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Sioux City Packers

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In 1905 the Sioux City Soos were renamed the Sioux City Packers. In their first season they finished fourth in the six-team Western League with an 80-69 record. The leading hitter was George Noblit, at .317. When the Iowa Senate forbid Sunday baseball the next year, the team's schedule was adjusted. The Packers again finished fourth but their record fell to 69-81. Noblitt led the league with 11 homers while someone named Campbell hit .350 and scored 132 runs. Sioux City fell to last (56-91) in 1907 and reverted to the Soos nickname in 1908, going worst to first.

Despite two successful years as the Soos, they brought back the Packers name in 1910. The team won the title that year with a 108-60 record. Marty O'Toole (19-5, 207 K) led the WL in winning percentage and was second in strikeouts behind teammate Freeman (248, with 141 walks). Another pitcher, Hammond, went 19-9. Art Fenlon led the loop with a .365 average and 48 doubles, Andreas scored 137 runs (the most) and Lee Quillen was among the leaders in homers (14, tied for third), hits (197, third), doubles (43, second) and runs (133, second).

An 85-80 record in 1911 placed the Packers in a tie for fourth place. Andreas tied for second with 123 runs and pitcher Barber went 19-14. They fell to 6th place (74-85) in 1912 but Elmer Brown (25-17) tied for the league lead in wins. In 1913 they tied for sixth at 73-92. A guy named Clark hit 50 doubles to tie for the league lead, while someone named Cooney stole 37 bases and scored 119 times.

In 1914 the Packers changed their name to the Sioux City Indians and again finished first with a new nickname. Some sources list them as the Packers in 1915, some as the Indians. Larry LeJeune had 236 total bases and 14 homers, tying for second in the latter category and finishing fifth in the former. All sources list them as the Indians from 1916-1919, at which point they again became the Packers.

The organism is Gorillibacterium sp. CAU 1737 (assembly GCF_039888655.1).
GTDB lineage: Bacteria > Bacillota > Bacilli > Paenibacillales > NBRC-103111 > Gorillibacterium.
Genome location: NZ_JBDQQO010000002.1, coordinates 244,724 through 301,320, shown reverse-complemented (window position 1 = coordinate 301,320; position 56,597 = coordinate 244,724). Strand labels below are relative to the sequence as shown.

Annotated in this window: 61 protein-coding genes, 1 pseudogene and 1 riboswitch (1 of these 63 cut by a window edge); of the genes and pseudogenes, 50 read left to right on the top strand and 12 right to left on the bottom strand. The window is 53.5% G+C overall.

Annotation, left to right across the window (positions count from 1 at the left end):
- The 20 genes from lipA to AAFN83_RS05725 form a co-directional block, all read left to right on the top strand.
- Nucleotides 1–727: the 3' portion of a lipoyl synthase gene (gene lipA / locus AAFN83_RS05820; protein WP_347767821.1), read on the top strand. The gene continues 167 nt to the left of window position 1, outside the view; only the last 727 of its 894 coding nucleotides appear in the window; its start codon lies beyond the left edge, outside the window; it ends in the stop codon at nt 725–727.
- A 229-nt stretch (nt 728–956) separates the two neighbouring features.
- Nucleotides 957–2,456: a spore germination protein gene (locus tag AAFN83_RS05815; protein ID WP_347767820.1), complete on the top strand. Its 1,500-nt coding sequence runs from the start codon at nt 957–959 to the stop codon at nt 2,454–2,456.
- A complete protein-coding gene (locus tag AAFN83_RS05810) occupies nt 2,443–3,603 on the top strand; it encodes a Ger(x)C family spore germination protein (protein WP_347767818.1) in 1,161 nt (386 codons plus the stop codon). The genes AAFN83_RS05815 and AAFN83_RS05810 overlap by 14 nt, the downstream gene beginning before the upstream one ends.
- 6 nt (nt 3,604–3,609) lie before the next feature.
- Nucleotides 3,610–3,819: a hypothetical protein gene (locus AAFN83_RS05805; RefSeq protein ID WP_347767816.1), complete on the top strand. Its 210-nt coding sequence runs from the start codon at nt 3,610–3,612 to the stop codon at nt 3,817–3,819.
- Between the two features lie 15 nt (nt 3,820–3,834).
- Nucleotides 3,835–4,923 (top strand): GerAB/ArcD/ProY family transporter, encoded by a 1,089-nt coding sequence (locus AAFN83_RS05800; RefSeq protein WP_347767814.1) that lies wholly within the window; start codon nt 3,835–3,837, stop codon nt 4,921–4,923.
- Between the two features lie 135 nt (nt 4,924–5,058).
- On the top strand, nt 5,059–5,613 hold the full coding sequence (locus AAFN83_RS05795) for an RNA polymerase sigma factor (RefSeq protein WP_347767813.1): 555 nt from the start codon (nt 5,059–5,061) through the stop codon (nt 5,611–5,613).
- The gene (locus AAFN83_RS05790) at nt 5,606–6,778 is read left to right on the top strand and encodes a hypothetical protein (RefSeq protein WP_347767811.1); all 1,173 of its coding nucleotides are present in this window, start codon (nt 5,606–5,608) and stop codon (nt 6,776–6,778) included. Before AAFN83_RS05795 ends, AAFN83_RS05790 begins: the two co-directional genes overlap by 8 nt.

The 1920 Packers finished 7th at 63-88. The bright spot was player-manager Frank Metz doubling a league-best 53 times. In '21 Sioux City went 81-83 and improveed to fourth place. Metz was among the leaders in average (.369, 4th), hits (229, 5th) and doubles (62, second). A pitcher by the name of Tesar (21-21) tied for fourth in wins, tied for second in losses, was third with 324 innings and led in both strikeouts (163) and walks (138) as a workhorse.

In 1922 Sioux City actually played their September home games in Lincoln, NE; they finished 5th at 86-79. Metz's 65 doubles were second in the loop abd gave him 180 in 3 years, an amazing run. He also led the league's first basemen in fielding percentage (.991). Eish led the league with 53 steals. Tesar was again used a lot - he was among the leaders in wins (21, tied for 4th), losses (24, the most), games (56, second-most), innings (356, second), walks (143, third) and strikeouts (200, second).

Sioux City stumbled throughout 1923 and was bailed out by the league and then taken over by the league. The Packers were also bad in the field - a 59-105 record led to a 7th-place finish, one game ahead of last. Eddie Palmer finished third in the league with a .365 average and 243 hits and was second with 62 doubles. In 1924 the club, after considering a move to Kansas City, KS moved to Lincoln for good and became the Lincoln Links.

Source: "The Western League" by W.C. Madden and Patrick Stewart


[edit] Year-by-Year Record

Year Record Finish Manager Playoffs
1905 80-68 4th John Carney none
1906 69-81 4th John Carney none
1907 56-90 6th James Hart (minors02) none
1910 108-60 1st Babe Towne none League Champs
1911 85-80 5th Babe Towne none
1912 74-85 6th George "Red" Andreas / Ducky Holmes none
1913 73-92 6th Ducky Holmes / Josh Clarke none
1920 63-88 7th George "Red" Andreas / Frank Metz none
1921 81-83 4th Frank Metz / George "Red" Andreas none
1922 86-79 5th Wally Mattick none
1923 59-105 7th Frank Metz / Eddie Palmer / Wray Query none

[edit] External Link

1910 Sioux City Packers

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